• Fri
  • Sep 19, 2014
  • Updated: 5:34am

Export marketing spot 'wide open'

PUBLISHED : Tuesday, 13 April, 1999, 12:00am
UPDATED : Tuesday, 13 April, 1999, 12:00am

The contest for the Hong Kong Trade Development Council (HKTDC) service award for export marketing is wide open as local firms 'surge ahead' of their regional competitors.


Hong Kong now ranked as the world's ninth largest exporter of services, behind only Japan in Asia and ahead of Singapore, South Korea and Switzerland, Stephen Liang, the TDC's manager for services promotion, said.


'It is well known that Hong Kong has taken eighth place in the world as a merchandise trader, but what many do not know is that the SAR is now also ninth for exporting services around the world,' he said.


'The sector has posted an average growth rate of 15 per cent since 1985 and the SAR is now a world leader in many individual service industries.' Last year it accounted for exports worth $265 billion.


'The territory has also surged ahead of its competitors within the region in many service industries, from banking and insurance to professional services and telecommunications,' Mr Liang said.


Statistics, however, do not even tell the full story. The full value to the economy is under-estimated because a lot of the international business is carried out by the offices of Hong Kong companies in other countries.


'The business of these foreign offices is not recorded as external trading activity, but as foreign direct investment,' according to a recent TDC report.


Though not recorded, such offshore trade generates 'significant income' in the form of services exports, now earning about $75.5 billion a year for Hong Kong.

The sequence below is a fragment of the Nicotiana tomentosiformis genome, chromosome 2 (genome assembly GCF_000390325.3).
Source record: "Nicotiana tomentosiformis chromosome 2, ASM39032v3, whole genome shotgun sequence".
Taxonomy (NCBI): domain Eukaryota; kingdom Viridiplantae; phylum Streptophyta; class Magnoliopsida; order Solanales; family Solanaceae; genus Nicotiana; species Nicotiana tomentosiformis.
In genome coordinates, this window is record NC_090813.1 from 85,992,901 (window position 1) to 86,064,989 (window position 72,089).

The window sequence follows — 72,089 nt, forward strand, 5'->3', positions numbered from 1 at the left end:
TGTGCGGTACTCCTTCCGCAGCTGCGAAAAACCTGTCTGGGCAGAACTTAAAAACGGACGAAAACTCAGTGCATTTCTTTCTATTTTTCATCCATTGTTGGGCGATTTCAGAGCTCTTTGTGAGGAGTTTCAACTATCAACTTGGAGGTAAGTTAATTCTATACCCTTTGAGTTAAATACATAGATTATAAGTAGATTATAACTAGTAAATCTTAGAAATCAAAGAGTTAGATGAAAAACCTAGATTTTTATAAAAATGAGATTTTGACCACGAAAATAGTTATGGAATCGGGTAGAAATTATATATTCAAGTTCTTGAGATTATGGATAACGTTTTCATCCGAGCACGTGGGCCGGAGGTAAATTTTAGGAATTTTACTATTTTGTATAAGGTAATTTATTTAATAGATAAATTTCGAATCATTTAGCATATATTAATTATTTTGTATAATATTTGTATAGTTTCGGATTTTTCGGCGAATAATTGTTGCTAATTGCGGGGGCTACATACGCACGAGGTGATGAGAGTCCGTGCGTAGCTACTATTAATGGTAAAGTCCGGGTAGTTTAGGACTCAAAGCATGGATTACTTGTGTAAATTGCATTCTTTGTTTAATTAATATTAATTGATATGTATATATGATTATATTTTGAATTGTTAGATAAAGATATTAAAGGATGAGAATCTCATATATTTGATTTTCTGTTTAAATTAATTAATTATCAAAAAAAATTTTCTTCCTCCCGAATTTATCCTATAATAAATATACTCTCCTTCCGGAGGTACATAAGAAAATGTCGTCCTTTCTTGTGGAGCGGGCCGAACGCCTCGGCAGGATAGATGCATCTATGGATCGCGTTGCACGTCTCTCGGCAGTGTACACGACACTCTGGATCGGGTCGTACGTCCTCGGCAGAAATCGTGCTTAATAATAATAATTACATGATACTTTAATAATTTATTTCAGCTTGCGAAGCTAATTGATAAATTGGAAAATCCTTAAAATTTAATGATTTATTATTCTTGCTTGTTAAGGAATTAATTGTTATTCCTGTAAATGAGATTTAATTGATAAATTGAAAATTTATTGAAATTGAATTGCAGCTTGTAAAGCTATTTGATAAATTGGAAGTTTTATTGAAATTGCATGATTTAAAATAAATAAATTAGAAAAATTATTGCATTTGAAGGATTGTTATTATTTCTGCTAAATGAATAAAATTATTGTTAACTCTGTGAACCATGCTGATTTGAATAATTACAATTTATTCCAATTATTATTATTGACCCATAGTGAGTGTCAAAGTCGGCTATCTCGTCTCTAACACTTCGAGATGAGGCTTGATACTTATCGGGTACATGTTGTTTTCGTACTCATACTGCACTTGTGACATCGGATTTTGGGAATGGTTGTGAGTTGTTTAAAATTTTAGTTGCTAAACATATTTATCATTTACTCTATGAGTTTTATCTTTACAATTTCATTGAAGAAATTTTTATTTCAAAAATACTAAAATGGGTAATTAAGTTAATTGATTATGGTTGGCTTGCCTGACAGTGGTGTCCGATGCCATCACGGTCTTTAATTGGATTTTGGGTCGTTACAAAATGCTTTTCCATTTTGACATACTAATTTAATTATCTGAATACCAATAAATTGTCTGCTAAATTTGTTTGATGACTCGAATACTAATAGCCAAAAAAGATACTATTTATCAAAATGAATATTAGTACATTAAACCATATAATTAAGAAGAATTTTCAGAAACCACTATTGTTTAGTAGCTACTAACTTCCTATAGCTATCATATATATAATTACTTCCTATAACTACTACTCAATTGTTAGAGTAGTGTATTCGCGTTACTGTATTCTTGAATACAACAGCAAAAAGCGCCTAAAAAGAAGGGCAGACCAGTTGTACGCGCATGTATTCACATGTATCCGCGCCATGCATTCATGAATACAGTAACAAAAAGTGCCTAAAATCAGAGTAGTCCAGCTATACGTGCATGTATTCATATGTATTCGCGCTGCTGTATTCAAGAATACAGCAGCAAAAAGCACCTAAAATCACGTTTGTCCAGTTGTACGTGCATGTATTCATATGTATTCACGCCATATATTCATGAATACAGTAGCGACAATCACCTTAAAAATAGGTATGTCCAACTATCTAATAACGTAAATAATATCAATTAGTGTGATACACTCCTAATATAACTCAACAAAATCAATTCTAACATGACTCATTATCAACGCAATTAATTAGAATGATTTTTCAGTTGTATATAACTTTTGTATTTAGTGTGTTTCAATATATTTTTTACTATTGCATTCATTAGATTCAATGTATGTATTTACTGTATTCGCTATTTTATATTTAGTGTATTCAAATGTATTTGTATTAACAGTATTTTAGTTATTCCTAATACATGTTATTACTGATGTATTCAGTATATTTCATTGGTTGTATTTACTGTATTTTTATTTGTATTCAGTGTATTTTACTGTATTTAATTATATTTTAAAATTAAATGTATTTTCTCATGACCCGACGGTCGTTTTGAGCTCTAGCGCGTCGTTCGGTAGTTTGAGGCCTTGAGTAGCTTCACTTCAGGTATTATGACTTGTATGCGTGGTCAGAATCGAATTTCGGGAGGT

Despite (or perhaps due to) such industrious export activity, the contest for the SAR's most effective service exporter attracted only 13 entries last year, when removal specialists Crown Worldwide scooped the top prize.


But the TDC is optimistic that the competition will be stronger this time around. 'We are promoting the fact that a wide range of companies are in the running and are hoping for around 20 entries this year,' Mr Liang said.


'Entries are welcome from any service exporter, no matter what size. They can be architects, interior designers, software houses, constructors - the only thing that matters is that they demonstrate thorough research of export potential, promote an effective strategy and show sales results.' He said the economic downturn should inspire more companies, rather than fewer, to take part.


'As business has slowed down a bit, it's an ideal time to participate,' he said. 'This is an opportunity for companies to review their strategies. By taking part in this exercise, they can see how other firms are succeeding.' Some software houses, for example, were performing exceptionally despite the general slowing of the economy. 'There are a few doing really well, producing some very good new products,' Mr Liang said.


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